Although the completion date has been brought forward a year, the Government has only spent £131 million to accelerate this, a tiny amount of money compared to the £156 billion cost of another six months of lockdown while we wait for a new vaccine. The Government could pay the developers £10million for every day ahead of schedule the plant comes online and it would still save money. Even if the Treasury has no appetite for such radical schemes, the Government should be doing much more.

This is the sort of capability we need to be able to stop a future new variant or some different virus spreading quickly. The only way to be sure of avoiding the hundreds of billions of pounds of economic damage that we have suffered over the last year again is to accelerate this factory, and to continue to fund it even if we don’t meet any new deadly viruses for a few years.

This is not the only instance where splashing the cash can help. AZ does not currently make a profit on its doses, and although it has done a great job so far, more doses produced faster will always be welcome. Novavax, which has recently reported extremely promising results for its vaccine, should also be paid more if they can deliver significant supply ahead of schedule. In any event, while the MHRA checks the Novavax vaccine is safe, the Government should commit to paying for the firm to produce vaccines so hundreds of thousands of doses, if not millions, are ready to ship, even if the MHRA doesn’t end up approving the vaccine.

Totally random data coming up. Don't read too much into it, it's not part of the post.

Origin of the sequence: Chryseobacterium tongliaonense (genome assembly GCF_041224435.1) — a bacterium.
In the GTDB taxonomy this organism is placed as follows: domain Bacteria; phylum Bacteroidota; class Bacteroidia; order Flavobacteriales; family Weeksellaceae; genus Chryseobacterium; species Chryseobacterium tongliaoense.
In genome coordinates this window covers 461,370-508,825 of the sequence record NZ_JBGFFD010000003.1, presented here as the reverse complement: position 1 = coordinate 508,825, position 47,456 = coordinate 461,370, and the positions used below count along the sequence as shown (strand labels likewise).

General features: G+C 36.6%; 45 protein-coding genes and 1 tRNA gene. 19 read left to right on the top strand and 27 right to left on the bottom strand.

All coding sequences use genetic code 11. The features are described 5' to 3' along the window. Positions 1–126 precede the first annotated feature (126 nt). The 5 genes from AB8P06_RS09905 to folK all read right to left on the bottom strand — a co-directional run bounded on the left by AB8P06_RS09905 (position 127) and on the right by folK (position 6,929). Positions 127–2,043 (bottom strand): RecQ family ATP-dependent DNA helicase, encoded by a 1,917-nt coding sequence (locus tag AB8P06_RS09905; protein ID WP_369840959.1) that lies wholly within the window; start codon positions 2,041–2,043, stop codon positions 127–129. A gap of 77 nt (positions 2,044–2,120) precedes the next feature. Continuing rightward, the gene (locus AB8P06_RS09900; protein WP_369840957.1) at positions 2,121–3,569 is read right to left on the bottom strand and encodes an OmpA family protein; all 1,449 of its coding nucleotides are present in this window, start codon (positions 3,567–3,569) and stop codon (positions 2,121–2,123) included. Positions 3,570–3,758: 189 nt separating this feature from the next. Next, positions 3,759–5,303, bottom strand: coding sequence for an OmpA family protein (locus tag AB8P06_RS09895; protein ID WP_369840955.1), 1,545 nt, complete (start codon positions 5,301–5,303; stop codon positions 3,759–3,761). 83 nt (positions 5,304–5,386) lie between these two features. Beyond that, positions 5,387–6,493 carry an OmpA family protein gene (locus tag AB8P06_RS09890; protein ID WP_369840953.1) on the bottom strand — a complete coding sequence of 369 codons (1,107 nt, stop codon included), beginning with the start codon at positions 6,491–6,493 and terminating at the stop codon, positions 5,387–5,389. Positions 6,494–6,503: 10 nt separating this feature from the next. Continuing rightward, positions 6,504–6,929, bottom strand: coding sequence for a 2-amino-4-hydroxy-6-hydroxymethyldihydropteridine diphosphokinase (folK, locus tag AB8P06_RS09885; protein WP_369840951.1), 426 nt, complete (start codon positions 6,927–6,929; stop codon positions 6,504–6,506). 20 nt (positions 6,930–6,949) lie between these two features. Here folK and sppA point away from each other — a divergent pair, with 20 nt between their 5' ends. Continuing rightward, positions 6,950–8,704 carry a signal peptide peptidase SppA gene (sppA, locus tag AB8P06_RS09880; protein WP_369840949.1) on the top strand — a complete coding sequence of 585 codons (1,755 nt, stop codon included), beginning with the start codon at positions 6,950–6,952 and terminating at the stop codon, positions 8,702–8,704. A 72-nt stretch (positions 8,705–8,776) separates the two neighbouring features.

Measures to increase domestic vaccine production will undoubtedly help bring a faster end to the pandemic, but these also need to be accompanied by continued funding for surveillance and testing of new variants. Reducing the potential for new variants to be introduced to the UK from abroad should be simply done by closing the border, at least for the next few months. The costs to airlines may be great, but offering affected businesses financial support would be far cheaper than allowing new variants to undo the progress we have made.

The decisions taken in the first three months of 2020 defined the rest of the year. Driving down the risk of nasty surprises in 2021 should be a no brainer for this Government, and increasing domestic production of vaccines is a clear place to start.

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Jonathon Kitson is a superforecaster at Good Judgment Inc and a fellow at the Adam Smith Institute.

Columns are the author's own opinion and do not necessarily reflect the views of CapX.